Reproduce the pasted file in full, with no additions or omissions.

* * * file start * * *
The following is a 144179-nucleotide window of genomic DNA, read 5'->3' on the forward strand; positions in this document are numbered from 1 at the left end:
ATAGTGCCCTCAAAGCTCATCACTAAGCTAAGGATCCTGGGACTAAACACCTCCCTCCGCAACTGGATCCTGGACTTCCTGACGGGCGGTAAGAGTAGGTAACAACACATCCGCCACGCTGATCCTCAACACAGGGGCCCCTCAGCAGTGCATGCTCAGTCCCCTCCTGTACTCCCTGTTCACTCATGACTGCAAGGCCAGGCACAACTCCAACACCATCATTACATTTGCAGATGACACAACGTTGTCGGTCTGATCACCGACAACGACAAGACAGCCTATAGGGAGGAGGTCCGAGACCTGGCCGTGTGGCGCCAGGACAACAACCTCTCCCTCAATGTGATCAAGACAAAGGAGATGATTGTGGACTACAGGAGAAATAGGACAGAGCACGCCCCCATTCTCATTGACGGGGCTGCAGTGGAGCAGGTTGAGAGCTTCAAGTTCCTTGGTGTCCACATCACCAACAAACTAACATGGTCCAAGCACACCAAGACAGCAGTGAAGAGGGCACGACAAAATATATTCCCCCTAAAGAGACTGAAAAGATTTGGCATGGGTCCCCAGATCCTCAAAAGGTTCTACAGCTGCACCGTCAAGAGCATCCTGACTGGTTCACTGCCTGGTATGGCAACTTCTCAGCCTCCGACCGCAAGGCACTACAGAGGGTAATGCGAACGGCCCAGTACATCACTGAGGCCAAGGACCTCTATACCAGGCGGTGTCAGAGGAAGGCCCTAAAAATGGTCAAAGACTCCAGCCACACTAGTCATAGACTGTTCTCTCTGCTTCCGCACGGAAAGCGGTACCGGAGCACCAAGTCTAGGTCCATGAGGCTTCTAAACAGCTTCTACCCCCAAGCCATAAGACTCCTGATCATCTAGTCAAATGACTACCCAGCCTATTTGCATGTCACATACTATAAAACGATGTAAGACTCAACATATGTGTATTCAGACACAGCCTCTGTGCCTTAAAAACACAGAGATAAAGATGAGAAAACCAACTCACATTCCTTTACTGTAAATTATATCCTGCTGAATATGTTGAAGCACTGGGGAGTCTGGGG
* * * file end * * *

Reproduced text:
The following is a 144179-nucleotide window of genomic DNA, read 5'->3' on the forward strand; positions in this document are numbered from 1 at the left end:
ATAGTGCCCTCAAAGCTCATCACTAAGCTAAGGATCCTGGGACTAAACACCTCCCTCCGCAACTGGATCCTGGACTTCCTGACGGGCGGTAAGAGTAGGTAACAACACATCCGCCACGCTGATCCTCAACACAGGGGCCCCTCAGCAGTGCATGCTCAGTCCCCTCCTGTACTCCCTGTTCACTCATGACTGCAAGGCCAGGCACAACTCCAACACCATCATTACATTTGCAGATGACACAACGTTGTCGGTCTGATCACCGACAACGACAAGACAGCCTATAGGGAGGAGGTCCGAGACCTGGCCGTGTGGCGCCAGGACAACAACCTCTCCCTCAATGTGATCAAGACAAAGGAGATGATTGTGGACTACAGGAGAAATAGGACAGAGCACGCCCCCATTCTCATTGACGGGGCTGCAGTGGAGCAGGTTGAGAGCTTCAAGTTCCTTGGTGTCCACATCACCAACAAACTAACATGGTCCAAGCACACCAAGACAGCAGTGAAGAGGGCACGACAAAATATATTCCCCCTAAAGAGACTGAAAAGATTTGGCATGGGTCCCCAGATCCTCAAAAGGTTCTACAGCTGCACCGTCAAGAGCATCCTGACTGGTTCACTGCCTGGTATGGCAACTTCTCAGCCTCCGACCGCAAGGCACTACAGAGGGTAATGCGAACGGCCCAGTACATCACTGAGGCCAAGGACCTCTATACCAGGCGGTGTCAGAGGAAGGCCCTAAAAATGGTCAAAGACTCCAGCCACACTAGTCATAGACTGTTCTCTCTGCTTCCGCACGGAAAGCGGTACCGGAGCACCAAGTCTAGGTCCATGAGGCTTCTAAACAGCTTCTACCCCCAAGCCATAAGACTCCTGATCATCTAGTCAAATGACTACCCAGCCTATTTGCATGTCACATACTATAAAACGATGTAAGACTCAACATATGTGTATTCAGACACAGCCTCTGTGCCTTAAAAACACAGAGATAAAGATGAGAAAACCAACTCACATTCCTTTACTGTAAATTATATCCTGCTGAATATGTTGAAGCACTGGGGAGTCTGGGG